Saturday, February 12, 2011

Tories unjustified in criticisms of new EKOS poll

"In the past, pollsters, have sometimes reported support for our Party that is unusually high relative to the prevailing data, only to have the anomaly corrected in a subsequent poll, giving the artificial impression of negative momentum," says the Conservative talking points memo sent out to staffers and supporters, as well as some journalists in Ottawa like Jane Taber.

This is in response to EKOS's new poll, which gives the Conservatives a wide lead of 12.5 points. According to the Conservatives, this poll is "inconsistent" with "recent published surveys" and their own "internal polling". The Tories are warning people not to get caught up in the results, as the Conservatives will probably drop in EKOS's next poll, giving them negative headlines.

Though they didn't say it explicitly, given the Tories' history of problems with Frank Graves it stands to reason that they are implying more than just a statistical anomaly.

"The polls are cooked!" kind of talk is nothing new. I see it in the comments written in response to my posts here and my articles for The Globe and Mail. It's tin-foil-hat, Moon-landing-was-faked kind of talk.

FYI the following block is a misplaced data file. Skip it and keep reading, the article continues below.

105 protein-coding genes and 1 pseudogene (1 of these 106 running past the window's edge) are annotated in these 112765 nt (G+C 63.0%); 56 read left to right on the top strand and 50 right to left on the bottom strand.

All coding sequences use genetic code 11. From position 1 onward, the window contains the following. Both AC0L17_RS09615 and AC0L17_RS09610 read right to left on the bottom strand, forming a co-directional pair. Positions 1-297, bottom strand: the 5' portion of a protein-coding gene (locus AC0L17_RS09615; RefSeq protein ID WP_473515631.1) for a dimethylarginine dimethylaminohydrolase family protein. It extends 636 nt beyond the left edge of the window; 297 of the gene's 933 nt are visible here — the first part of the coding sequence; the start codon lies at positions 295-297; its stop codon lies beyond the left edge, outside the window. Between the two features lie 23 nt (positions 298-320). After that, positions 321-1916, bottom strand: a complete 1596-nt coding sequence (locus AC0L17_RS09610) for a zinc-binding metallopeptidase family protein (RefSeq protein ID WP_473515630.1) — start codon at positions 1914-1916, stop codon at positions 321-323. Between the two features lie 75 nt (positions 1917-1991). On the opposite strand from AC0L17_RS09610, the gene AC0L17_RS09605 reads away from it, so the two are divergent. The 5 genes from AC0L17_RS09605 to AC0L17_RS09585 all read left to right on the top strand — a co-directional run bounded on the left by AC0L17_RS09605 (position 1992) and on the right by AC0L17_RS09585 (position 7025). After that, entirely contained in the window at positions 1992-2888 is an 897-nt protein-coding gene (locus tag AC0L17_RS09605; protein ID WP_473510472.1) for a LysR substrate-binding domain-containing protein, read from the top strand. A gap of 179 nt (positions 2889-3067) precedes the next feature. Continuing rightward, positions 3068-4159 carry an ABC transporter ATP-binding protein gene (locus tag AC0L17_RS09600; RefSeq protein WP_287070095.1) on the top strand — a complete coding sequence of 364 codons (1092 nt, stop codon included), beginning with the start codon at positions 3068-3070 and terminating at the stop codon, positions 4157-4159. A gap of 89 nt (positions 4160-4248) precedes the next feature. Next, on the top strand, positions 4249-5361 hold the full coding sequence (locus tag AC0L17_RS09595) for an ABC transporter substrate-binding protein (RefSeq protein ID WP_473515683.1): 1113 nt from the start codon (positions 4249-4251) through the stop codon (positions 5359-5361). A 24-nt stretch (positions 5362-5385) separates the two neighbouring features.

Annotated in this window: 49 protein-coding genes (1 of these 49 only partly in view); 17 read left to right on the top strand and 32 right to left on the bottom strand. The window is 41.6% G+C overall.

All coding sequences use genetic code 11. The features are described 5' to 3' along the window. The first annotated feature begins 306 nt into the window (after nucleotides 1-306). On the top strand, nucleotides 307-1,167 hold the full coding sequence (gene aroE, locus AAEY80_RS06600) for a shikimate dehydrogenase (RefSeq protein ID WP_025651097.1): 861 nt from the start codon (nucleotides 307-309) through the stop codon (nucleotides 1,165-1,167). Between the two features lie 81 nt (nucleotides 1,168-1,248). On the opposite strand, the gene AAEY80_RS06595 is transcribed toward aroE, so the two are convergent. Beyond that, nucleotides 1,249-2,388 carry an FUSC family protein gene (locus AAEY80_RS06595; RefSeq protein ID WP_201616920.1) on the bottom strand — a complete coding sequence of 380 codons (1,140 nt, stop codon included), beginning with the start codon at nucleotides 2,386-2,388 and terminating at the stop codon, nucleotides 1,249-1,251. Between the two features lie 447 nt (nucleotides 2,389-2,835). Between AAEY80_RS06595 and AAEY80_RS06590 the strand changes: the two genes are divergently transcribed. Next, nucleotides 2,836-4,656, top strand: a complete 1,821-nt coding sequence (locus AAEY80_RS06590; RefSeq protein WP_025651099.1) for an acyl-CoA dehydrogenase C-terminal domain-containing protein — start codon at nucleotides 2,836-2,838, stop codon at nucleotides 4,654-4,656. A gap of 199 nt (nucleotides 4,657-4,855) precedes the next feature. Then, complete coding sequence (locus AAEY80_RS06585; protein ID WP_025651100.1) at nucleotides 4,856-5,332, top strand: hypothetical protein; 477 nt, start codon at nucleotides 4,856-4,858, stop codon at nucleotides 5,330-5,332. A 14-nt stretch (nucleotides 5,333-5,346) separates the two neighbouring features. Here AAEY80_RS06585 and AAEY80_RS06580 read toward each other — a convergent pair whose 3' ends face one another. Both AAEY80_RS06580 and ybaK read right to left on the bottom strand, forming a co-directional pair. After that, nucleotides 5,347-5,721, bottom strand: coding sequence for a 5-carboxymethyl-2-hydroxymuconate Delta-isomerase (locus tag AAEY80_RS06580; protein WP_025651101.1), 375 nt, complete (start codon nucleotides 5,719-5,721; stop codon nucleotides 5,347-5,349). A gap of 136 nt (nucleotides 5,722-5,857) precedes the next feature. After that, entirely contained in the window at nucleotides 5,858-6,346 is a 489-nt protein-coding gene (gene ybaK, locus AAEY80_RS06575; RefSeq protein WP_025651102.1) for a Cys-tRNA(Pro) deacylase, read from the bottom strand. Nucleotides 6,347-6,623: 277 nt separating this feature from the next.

But why don't we see if the Conservatives are on to something? Is this poll inconsistent with other recent polls?

Well, for starters, the most recent poll that was released before EKOS's was by Ipsos-Reid, and it ended on February 2, two days before the EKOS poll entered the field.

And as the following chart shows, taking into account the +/- 2.4 margin of error of this EKOS poll and the +/- 2.2 to 3.1 margins of error in other recent polls puts EKOS's results well within the range of the other pollsters.If the next EKOS poll does bring things back to what we've been seeing for months, it will either be a natural correction of the margin of error or a real return to normal behaviour for Canadian voters after two weeks of support switching. It's not necessarily an anomaly.

In their memo, the Conservatives say "as always, we do not comment on polling." In this case, they probably should have followed their own directive. It's just one poll, after all. But I suppose it hedges their bets just in case things do reset themselves in two weeks.

What of the poll? Well, here are the results:Compared to EKOS's last poll, the Conservatives have gained 1.9 points and now lead with 37.3%. The Liberals have dropped 3.1 points to 24.8%, while the New Democrats are down 0.6 points to 14.2%.